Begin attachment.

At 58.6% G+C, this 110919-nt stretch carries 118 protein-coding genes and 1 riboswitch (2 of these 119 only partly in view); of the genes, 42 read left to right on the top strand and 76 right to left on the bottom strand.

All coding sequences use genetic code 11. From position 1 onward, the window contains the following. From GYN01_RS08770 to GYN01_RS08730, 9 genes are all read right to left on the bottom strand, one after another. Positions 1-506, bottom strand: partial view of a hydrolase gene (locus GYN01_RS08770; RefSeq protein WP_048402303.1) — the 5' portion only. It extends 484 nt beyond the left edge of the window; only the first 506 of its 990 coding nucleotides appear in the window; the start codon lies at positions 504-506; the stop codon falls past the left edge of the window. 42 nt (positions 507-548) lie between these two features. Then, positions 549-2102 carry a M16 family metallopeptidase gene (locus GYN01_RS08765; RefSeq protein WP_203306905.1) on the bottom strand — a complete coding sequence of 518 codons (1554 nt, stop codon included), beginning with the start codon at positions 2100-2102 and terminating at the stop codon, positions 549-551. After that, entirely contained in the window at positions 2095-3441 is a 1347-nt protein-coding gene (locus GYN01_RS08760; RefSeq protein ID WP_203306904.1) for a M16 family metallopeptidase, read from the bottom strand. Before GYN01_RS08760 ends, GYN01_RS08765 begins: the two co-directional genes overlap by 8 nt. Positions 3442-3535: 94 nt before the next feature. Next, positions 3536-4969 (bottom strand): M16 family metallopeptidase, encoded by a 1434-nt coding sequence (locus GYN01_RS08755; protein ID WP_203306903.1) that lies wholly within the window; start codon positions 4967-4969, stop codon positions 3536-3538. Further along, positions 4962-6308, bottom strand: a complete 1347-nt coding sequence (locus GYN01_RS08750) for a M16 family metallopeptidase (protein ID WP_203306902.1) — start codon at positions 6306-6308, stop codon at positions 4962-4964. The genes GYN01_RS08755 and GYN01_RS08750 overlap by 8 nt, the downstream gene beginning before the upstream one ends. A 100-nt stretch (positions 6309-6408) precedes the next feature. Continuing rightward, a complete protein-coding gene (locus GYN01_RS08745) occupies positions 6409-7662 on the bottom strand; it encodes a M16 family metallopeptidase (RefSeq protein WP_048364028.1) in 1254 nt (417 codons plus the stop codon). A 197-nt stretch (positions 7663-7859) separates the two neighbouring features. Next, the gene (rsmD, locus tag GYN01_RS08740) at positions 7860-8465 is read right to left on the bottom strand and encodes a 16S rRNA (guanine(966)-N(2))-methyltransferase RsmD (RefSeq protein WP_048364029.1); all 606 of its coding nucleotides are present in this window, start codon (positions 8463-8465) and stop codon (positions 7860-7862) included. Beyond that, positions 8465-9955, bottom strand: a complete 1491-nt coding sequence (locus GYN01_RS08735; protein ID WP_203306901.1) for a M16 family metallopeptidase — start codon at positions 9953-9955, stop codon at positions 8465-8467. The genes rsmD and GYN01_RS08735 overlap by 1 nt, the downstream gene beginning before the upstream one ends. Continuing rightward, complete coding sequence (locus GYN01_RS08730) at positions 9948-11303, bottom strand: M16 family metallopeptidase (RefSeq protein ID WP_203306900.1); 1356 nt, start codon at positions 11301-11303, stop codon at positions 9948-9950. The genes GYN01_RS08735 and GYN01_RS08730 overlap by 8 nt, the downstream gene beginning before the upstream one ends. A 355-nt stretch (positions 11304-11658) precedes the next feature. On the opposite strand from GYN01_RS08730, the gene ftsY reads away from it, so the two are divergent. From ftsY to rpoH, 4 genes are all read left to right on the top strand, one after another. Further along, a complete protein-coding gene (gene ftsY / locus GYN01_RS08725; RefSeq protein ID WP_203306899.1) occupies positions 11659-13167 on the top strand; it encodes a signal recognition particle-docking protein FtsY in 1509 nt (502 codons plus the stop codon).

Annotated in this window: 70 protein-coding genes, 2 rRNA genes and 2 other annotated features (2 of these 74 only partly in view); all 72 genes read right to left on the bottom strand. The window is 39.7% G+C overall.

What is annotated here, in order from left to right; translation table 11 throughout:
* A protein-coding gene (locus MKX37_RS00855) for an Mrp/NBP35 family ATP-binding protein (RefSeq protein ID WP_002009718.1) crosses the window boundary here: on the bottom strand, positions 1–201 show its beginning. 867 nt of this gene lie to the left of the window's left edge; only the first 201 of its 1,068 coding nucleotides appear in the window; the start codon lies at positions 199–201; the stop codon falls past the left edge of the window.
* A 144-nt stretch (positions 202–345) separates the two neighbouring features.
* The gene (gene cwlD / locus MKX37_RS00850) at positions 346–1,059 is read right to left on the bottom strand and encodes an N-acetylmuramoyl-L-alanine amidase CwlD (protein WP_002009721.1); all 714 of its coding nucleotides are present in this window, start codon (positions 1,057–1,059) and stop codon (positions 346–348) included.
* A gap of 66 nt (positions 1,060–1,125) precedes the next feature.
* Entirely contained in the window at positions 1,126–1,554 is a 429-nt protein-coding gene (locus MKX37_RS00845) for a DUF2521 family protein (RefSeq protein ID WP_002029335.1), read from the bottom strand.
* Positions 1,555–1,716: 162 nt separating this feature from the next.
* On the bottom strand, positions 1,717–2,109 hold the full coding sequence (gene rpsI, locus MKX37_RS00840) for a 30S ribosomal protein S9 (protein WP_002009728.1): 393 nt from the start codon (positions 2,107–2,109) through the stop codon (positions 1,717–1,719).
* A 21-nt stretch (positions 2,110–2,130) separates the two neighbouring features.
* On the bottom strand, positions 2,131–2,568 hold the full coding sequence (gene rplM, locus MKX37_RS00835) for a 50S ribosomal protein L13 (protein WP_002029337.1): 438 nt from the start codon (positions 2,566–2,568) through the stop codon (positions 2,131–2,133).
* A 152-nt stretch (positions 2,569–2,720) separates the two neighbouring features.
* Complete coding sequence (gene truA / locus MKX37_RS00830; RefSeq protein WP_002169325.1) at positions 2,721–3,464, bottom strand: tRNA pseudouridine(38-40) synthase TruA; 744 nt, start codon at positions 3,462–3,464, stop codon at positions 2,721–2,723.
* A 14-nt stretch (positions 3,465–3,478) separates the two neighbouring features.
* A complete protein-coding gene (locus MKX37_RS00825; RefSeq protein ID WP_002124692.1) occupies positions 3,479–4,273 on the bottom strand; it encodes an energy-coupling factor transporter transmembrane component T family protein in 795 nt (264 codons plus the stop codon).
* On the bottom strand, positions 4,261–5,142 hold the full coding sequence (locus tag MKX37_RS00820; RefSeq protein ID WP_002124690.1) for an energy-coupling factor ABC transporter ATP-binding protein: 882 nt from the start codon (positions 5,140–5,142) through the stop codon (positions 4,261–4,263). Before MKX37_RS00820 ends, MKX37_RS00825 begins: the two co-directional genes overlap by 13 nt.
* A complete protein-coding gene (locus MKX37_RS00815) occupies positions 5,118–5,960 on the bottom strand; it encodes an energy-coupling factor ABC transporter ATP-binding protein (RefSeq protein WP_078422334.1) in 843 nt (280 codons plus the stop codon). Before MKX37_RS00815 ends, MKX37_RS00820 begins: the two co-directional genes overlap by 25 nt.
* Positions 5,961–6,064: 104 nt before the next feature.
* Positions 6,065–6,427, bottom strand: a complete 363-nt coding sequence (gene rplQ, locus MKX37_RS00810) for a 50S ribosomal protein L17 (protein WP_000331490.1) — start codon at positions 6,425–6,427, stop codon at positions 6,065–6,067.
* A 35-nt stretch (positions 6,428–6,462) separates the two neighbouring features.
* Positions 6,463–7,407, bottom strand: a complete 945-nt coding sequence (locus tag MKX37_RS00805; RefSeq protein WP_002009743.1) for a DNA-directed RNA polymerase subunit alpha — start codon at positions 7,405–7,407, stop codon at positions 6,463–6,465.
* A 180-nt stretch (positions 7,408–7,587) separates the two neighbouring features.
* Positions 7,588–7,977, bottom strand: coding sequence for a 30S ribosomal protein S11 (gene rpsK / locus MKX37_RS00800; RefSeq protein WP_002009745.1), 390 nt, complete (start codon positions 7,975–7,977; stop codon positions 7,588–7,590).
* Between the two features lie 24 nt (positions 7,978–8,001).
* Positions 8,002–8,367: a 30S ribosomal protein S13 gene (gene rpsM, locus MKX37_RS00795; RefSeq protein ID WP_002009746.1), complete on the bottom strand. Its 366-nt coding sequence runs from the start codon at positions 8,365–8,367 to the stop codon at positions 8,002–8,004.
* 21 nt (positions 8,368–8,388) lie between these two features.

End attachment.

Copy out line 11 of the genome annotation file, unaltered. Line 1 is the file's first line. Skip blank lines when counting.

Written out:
* On the bottom strand, positions 1,717–2,109 hold the full coding sequence (gene rpsI, locus MKX37_RS00840) for a 30S ribosomal protein S9 (protein WP_002009728.1): 393 nt from the start codon (positions 2,107–2,109) through the stop codon (positions 1,717–1,719).